The Times says that Mr. Chavez lies. FARC has been declared to be a terrorist organization. Mr. Obama has been cooperating with Mr. Chavez. What will Mr. Obama do about this?
August 3, 2009 8:32 AM

Just because you are forgiven doesn't mean you will not be punished for what you did. Or forgiving someone, doesn't mean that you don't want them to be punished. I remember doing wrong as a child & asking forgiveness, but I still got my punishment. However, in being forgiven, I was not bitter ABOUT my punishment. By forgiving those that wrong us, we are not poisoned by bitterness, and they are punished for their wrongdoing. I'm sure this woman wants them to be fully prosecuted, but she doesn't want to live bitterly. She wants to heal.

June 19, 2016 1:18 PM

McCain?? Try "USA Olympian and army officer Louis "Louie" Zamperini, who survived in a raft for 47 days after his bomber crash-landed in the ocean during the Second World War, then was sent to a series of prisoner of war camps." Now, there's a story worth making a movie of... oh, that's right, they made TWO movies about this Olympian hero: Unbroken and USA Olympian and army officer Louis "Louie" Zamperini, who Unbroken Path to Redemption.

October 7, 2018 10:34 AM

A secret effort to help the FARC captives was recently declassified:

How a secret message in a Colombian song gave hostages hope

In the early 2000s kidnapping had become a key strategy for the Farc to fund itself. Colombia's transitional justice tribunal estimates that 21,396 people were kidnapped during the conflict.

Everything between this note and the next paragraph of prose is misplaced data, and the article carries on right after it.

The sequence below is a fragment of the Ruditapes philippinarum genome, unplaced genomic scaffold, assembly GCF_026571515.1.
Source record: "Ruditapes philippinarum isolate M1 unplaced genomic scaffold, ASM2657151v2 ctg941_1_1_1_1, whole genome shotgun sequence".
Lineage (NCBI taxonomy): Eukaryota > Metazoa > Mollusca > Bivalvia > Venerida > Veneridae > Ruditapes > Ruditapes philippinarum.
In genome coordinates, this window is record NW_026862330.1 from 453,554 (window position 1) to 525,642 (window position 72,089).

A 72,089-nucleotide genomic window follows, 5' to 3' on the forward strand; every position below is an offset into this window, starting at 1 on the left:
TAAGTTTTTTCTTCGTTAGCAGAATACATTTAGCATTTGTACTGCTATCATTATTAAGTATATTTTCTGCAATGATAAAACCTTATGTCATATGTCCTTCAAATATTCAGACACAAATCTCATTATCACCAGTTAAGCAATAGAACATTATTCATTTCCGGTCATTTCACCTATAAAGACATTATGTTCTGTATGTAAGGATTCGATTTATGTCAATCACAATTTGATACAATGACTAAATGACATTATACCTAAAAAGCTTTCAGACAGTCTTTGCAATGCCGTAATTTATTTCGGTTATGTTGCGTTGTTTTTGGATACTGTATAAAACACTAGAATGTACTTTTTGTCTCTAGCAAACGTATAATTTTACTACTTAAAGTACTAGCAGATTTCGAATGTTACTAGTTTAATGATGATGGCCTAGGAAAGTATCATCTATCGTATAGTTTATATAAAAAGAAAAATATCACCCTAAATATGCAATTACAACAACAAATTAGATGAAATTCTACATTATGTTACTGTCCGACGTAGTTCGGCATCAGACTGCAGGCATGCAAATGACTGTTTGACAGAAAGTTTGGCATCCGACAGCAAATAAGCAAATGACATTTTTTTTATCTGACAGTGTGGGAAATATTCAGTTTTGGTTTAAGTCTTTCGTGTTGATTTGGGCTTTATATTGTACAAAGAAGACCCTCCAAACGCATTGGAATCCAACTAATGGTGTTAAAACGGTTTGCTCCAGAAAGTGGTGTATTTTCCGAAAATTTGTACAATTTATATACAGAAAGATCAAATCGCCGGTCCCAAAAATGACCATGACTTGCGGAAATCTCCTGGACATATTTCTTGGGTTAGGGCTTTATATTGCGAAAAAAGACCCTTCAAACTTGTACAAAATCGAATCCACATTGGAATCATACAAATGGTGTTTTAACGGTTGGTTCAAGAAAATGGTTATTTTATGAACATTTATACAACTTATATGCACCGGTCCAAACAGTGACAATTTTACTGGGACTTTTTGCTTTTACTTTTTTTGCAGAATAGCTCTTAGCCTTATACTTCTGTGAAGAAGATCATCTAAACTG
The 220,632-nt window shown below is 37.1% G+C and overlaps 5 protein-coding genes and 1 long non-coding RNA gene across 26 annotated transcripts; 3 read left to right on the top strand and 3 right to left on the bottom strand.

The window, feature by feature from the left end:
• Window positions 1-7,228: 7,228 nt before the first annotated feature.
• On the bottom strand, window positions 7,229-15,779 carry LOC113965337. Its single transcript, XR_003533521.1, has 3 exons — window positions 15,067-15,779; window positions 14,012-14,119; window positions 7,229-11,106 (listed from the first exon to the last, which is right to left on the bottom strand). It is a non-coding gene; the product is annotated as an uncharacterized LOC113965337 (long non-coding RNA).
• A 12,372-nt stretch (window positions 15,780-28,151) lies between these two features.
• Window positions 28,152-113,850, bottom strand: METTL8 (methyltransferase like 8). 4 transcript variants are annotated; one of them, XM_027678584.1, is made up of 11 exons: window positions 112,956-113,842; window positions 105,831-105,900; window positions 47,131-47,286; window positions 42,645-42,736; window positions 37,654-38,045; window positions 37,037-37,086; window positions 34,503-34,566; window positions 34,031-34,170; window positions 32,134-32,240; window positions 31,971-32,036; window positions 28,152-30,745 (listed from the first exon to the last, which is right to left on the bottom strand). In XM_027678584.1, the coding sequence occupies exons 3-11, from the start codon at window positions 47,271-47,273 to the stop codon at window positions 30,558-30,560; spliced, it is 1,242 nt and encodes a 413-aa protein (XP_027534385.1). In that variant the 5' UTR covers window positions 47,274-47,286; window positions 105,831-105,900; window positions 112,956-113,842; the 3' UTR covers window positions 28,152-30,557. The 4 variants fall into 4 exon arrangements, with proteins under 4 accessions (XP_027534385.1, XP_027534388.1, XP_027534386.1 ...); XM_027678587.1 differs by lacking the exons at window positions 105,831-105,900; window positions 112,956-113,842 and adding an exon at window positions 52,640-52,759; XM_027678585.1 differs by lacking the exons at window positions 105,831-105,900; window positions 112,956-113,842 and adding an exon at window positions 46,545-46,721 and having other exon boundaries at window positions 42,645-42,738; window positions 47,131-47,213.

"During this era, a journalist called Herbin Hoyos - who did a lot for all of the hostages - created a programme called 'Voices of the Kidnapped'," he says, "to help reduce their feelings of isolation by broadcasting messages from their loved ones to those in captivity."

The code was inserted in three different places within the song and the team decided to transmit one simple message: "19 people rescued. You're next. Don't lose hope."

After eight months, the song was ready for its first broadcast in 2010 on Mr Hoyos's programme and by-passed the commercial stations to play on more than 130 rural stations across Colombia.

It was not until hostages started to be released over the next few months and years that intelligence about the success of the song came back. Col Espejo says one rescued hostage spoke of hearing the Morse code message in his psychological evaluation and had passed on its meaning to his fellow captives.

January 1, 2023 8:42 PM